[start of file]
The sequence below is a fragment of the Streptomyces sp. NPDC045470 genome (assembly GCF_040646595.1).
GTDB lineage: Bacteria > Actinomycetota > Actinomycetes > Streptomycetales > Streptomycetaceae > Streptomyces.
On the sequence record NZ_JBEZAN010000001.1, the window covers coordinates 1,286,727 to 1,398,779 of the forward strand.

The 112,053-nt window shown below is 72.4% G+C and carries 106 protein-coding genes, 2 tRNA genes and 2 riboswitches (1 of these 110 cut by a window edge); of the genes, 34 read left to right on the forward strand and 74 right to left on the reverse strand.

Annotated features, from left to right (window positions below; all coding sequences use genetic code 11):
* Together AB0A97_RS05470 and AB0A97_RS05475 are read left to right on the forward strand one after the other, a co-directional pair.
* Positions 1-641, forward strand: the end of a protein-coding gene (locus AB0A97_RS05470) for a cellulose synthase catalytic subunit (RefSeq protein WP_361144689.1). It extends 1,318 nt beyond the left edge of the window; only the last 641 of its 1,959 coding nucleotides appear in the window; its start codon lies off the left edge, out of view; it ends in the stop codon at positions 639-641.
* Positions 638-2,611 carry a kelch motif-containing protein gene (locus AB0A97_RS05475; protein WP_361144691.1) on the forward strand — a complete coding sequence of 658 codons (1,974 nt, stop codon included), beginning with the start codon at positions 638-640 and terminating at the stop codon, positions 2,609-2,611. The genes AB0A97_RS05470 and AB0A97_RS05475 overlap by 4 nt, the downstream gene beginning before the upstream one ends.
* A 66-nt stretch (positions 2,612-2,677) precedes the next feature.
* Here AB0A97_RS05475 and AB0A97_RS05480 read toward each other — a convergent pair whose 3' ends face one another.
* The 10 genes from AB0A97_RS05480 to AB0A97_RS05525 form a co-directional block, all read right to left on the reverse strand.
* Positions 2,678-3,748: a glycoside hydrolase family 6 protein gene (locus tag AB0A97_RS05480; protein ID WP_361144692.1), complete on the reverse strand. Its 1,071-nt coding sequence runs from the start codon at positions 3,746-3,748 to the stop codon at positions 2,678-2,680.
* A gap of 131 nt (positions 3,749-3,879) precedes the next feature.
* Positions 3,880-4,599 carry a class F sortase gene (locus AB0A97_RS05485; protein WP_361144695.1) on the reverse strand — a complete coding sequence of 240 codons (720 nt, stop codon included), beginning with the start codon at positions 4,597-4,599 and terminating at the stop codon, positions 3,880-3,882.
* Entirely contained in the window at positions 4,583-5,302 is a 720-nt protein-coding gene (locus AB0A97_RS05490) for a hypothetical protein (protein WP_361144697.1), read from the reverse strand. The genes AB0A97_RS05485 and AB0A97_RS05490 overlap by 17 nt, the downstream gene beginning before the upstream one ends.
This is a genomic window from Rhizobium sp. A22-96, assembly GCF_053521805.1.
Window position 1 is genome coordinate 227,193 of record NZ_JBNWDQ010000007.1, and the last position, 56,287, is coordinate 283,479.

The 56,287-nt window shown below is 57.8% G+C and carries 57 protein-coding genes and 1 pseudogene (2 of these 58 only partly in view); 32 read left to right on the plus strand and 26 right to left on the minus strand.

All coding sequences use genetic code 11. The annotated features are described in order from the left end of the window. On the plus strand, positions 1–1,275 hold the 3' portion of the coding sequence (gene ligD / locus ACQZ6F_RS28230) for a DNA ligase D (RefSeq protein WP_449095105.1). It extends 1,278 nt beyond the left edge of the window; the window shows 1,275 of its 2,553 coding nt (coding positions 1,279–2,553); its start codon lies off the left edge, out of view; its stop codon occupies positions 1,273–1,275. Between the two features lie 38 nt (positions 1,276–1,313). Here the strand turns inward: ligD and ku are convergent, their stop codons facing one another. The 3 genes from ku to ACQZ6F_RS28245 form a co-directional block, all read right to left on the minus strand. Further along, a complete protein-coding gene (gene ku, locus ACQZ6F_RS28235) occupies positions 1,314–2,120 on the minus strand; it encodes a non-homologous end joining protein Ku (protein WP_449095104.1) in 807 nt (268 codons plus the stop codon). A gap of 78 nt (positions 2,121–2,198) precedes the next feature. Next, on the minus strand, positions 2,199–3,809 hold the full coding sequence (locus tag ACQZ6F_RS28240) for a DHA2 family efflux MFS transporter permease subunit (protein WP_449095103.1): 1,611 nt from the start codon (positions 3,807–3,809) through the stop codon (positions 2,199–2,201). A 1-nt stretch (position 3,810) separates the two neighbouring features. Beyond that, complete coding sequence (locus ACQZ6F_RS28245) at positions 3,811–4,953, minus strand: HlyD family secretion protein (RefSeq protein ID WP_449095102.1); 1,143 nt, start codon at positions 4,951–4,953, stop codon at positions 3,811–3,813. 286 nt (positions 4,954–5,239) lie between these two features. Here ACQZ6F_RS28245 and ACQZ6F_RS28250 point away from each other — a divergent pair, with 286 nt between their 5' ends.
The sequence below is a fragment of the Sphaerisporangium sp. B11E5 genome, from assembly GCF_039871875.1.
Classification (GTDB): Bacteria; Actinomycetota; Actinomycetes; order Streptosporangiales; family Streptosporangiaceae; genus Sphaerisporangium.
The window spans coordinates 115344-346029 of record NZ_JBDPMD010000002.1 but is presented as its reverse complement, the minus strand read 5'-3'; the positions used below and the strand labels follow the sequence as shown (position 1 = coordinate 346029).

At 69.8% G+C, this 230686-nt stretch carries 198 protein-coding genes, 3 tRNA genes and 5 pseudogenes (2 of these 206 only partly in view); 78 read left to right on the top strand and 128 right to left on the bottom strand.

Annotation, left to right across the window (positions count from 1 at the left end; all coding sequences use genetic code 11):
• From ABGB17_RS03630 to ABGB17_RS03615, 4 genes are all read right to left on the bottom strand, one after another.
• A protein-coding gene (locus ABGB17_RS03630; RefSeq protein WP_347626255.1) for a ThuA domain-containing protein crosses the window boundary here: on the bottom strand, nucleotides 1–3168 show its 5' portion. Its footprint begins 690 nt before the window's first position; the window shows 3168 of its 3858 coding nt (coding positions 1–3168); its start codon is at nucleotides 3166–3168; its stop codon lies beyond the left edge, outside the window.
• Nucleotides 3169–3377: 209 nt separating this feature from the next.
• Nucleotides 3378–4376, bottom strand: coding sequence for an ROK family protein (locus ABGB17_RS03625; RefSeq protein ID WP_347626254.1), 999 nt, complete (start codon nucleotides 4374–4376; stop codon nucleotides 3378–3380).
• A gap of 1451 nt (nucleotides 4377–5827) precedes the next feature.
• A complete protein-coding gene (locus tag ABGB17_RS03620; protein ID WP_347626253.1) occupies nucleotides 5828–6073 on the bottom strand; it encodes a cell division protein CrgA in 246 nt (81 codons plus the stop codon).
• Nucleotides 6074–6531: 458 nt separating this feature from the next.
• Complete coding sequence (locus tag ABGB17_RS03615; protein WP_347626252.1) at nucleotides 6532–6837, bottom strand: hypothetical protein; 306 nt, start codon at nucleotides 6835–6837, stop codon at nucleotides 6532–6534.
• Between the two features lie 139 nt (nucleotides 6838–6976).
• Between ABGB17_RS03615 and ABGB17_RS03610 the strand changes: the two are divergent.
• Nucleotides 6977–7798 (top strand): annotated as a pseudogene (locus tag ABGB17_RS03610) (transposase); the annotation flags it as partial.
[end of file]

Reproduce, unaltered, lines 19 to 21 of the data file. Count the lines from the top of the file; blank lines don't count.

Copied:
All coding sequences use genetic code 11. The annotated features are described in order from the left end of the window. On the plus strand, positions 1–1,275 hold the 3' portion of the coding sequence (gene ligD / locus ACQZ6F_RS28230) for a DNA ligase D (RefSeq protein WP_449095105.1). It extends 1,278 nt beyond the left edge of the window; the window shows 1,275 of its 2,553 coding nt (coding positions 1,279–2,553); its start codon lies off the left edge, out of view; its stop codon occupies positions 1,273–1,275. Between the two features lie 38 nt (positions 1,276–1,313). Here the strand turns inward: ligD and ku are convergent, their stop codons facing one another. The 3 genes from ku to ACQZ6F_RS28245 form a co-directional block, all read right to left on the minus strand. Further along, a complete protein-coding gene (gene ku, locus ACQZ6F_RS28235) occupies positions 1,314–2,120 on the minus strand; it encodes a non-homologous end joining protein Ku (protein WP_449095104.1) in 807 nt (268 codons plus the stop codon). A gap of 78 nt (positions 2,121–2,198) precedes the next feature. Next, on the minus strand, positions 2,199–3,809 hold the full coding sequence (locus tag ACQZ6F_RS28240) for a DHA2 family efflux MFS transporter permease subunit (protein WP_449095103.1): 1,611 nt from the start codon (positions 3,807–3,809) through the stop codon (positions 2,199–2,201). A 1-nt stretch (position 3,810) separates the two neighbouring features. Beyond that, complete coding sequence (locus ACQZ6F_RS28245) at positions 3,811–4,953, minus strand: HlyD family secretion protein (RefSeq protein ID WP_449095102.1); 1,143 nt, start codon at positions 4,951–4,953, stop codon at positions 3,811–3,813. 286 nt (positions 4,954–5,239) lie between these two features. Here ACQZ6F_RS28245 and ACQZ6F_RS28250 point away from each other — a divergent pair, with 286 nt between their 5' ends.
The sequence below is a fragment of the Sphaerisporangium sp. B11E5 genome, from assembly GCF_039871875.1.
Classification (GTDB): Bacteria; Actinomycetota; Actinomycetes; order Streptosporangiales; family Streptosporangiaceae; genus Sphaerisporangium.